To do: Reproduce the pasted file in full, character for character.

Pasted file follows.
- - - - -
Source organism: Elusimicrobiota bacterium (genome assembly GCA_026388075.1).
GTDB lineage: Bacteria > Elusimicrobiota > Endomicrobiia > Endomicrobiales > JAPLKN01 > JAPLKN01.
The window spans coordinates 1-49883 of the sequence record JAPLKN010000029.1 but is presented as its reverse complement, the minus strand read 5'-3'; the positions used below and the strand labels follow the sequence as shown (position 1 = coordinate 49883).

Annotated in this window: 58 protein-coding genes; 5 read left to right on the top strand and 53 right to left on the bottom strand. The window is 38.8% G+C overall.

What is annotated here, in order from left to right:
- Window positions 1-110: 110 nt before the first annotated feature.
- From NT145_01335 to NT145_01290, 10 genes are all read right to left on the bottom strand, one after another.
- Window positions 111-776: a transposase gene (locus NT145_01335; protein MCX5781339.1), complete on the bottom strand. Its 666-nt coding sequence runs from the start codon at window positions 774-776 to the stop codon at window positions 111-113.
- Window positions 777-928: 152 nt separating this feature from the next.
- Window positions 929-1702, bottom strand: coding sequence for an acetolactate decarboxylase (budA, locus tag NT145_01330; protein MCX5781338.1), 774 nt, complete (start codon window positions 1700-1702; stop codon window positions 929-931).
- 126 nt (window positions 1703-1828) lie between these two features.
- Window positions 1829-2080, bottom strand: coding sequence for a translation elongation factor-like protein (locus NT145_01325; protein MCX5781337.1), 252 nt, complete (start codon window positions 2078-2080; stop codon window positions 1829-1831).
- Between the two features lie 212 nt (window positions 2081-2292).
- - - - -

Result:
Source organism: Elusimicrobiota bacterium (genome assembly GCA_026388075.1).
GTDB lineage: Bacteria > Elusimicrobiota > Endomicrobiia > Endomicrobiales > JAPLKN01 > JAPLKN01.
The window spans coordinates 1-49883 of the sequence record JAPLKN010000029.1 but is presented as its reverse complement, the minus strand read 5'-3'; the positions used below and the strand labels follow the sequence as shown (position 1 = coordinate 49883).

Annotated in this window: 58 protein-coding genes; 5 read left to right on the top strand and 53 right to left on the bottom strand. The window is 38.8% G+C overall.

What is annotated here, in order from left to right:
- Window positions 1-110: 110 nt before the first annotated feature.
- From NT145_01335 to NT145_01290, 10 genes are all read right to left on the bottom strand, one after another.
- Window positions 111-776: a transposase gene (locus NT145_01335; protein MCX5781339.1), complete on the bottom strand. Its 666-nt coding sequence runs from the start codon at window positions 774-776 to the stop codon at window positions 111-113.
- Window positions 777-928: 152 nt separating this feature from the next.
- Window positions 929-1702, bottom strand: coding sequence for an acetolactate decarboxylase (budA, locus tag NT145_01330; protein MCX5781338.1), 774 nt, complete (start codon window positions 1700-1702; stop codon window positions 929-931).
- 126 nt (window positions 1703-1828) lie between these two features.
- Window positions 1829-2080, bottom strand: coding sequence for a translation elongation factor-like protein (locus NT145_01325; protein MCX5781337.1), 252 nt, complete (start codon window positions 2078-2080; stop codon window positions 1829-1831).
- Between the two features lie 212 nt (window positions 2081-2292).